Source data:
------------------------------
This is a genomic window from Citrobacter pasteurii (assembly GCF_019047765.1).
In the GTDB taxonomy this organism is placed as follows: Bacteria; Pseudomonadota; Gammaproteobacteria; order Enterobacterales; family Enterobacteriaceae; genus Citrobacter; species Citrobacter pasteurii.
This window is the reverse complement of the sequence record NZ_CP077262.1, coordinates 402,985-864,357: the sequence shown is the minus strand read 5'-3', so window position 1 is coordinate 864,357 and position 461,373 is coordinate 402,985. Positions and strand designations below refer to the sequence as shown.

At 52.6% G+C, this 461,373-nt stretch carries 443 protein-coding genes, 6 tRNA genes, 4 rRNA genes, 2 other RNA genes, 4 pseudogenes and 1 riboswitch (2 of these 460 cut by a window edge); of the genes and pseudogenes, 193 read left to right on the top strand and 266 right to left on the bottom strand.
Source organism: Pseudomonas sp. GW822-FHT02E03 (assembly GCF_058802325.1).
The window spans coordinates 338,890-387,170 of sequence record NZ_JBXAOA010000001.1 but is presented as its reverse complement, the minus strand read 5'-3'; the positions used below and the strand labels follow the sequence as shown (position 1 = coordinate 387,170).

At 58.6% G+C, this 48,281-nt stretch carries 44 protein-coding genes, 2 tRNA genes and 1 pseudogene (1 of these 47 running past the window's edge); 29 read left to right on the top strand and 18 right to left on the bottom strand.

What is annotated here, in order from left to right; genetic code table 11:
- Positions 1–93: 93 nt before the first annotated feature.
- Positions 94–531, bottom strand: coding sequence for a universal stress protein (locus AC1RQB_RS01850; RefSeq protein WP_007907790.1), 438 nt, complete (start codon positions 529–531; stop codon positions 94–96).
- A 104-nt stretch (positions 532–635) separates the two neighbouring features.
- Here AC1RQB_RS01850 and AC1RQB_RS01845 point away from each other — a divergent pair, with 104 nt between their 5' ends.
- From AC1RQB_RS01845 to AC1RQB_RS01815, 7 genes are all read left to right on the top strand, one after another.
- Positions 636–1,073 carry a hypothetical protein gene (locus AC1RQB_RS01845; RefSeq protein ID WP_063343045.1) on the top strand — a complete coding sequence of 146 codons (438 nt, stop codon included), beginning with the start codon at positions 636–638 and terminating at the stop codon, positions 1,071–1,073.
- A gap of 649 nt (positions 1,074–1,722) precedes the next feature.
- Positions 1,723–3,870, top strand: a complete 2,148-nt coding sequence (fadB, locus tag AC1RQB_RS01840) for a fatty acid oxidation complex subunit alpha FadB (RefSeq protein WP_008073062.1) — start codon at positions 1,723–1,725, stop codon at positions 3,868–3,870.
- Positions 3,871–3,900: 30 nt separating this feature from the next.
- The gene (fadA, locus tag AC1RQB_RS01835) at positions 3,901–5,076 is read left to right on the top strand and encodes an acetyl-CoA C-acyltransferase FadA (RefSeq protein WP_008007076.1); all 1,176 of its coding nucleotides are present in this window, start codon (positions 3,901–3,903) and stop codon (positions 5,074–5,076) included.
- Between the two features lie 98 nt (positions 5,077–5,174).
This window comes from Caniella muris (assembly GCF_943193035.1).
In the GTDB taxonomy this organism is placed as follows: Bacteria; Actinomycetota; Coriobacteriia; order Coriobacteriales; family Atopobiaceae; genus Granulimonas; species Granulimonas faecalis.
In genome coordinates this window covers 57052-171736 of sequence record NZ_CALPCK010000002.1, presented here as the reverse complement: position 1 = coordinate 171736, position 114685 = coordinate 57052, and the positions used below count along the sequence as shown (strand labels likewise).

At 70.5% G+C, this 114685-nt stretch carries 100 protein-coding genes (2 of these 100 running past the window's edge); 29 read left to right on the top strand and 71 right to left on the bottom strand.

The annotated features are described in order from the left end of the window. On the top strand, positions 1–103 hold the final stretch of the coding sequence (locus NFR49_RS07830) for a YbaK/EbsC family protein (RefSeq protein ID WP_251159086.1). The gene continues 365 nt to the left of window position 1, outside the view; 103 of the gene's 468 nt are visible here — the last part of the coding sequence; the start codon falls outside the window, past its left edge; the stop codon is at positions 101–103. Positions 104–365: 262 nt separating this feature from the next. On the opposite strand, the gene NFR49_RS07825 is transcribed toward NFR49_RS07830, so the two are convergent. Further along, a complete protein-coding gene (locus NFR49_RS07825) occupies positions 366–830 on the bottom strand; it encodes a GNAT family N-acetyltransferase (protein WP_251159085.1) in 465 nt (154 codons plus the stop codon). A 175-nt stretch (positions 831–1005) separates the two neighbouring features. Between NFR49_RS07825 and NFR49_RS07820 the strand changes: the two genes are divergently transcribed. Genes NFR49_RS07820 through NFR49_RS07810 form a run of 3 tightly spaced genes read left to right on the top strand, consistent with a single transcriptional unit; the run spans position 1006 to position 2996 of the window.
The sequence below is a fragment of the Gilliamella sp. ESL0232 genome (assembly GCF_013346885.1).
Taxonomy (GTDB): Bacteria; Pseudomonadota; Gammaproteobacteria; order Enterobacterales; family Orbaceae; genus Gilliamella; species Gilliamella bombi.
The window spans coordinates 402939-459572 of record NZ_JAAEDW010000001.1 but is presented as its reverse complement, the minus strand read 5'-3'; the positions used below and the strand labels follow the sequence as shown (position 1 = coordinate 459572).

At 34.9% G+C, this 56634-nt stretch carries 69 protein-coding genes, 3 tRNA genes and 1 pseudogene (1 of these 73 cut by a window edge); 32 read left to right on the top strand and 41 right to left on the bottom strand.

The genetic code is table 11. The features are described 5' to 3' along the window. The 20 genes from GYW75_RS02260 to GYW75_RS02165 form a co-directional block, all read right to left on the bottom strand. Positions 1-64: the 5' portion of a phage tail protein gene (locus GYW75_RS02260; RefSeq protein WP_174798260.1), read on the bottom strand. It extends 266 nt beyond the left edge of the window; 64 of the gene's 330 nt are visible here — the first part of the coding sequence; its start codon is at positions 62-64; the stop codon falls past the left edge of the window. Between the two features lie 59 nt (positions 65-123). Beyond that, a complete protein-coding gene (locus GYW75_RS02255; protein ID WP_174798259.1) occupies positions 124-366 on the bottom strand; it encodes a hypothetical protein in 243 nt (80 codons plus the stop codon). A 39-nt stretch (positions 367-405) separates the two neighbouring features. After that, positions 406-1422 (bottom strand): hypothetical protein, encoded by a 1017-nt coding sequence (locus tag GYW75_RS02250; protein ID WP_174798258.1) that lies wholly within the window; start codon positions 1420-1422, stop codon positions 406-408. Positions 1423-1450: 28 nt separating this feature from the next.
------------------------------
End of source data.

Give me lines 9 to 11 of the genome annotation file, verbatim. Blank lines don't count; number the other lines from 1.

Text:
- Positions 1–93: 93 nt before the first annotated feature.
- Positions 94–531, bottom strand: coding sequence for a universal stress protein (locus AC1RQB_RS01850; RefSeq protein WP_007907790.1), 438 nt, complete (start codon positions 529–531; stop codon positions 94–96).
- A 104-nt stretch (positions 532–635) separates the two neighbouring features.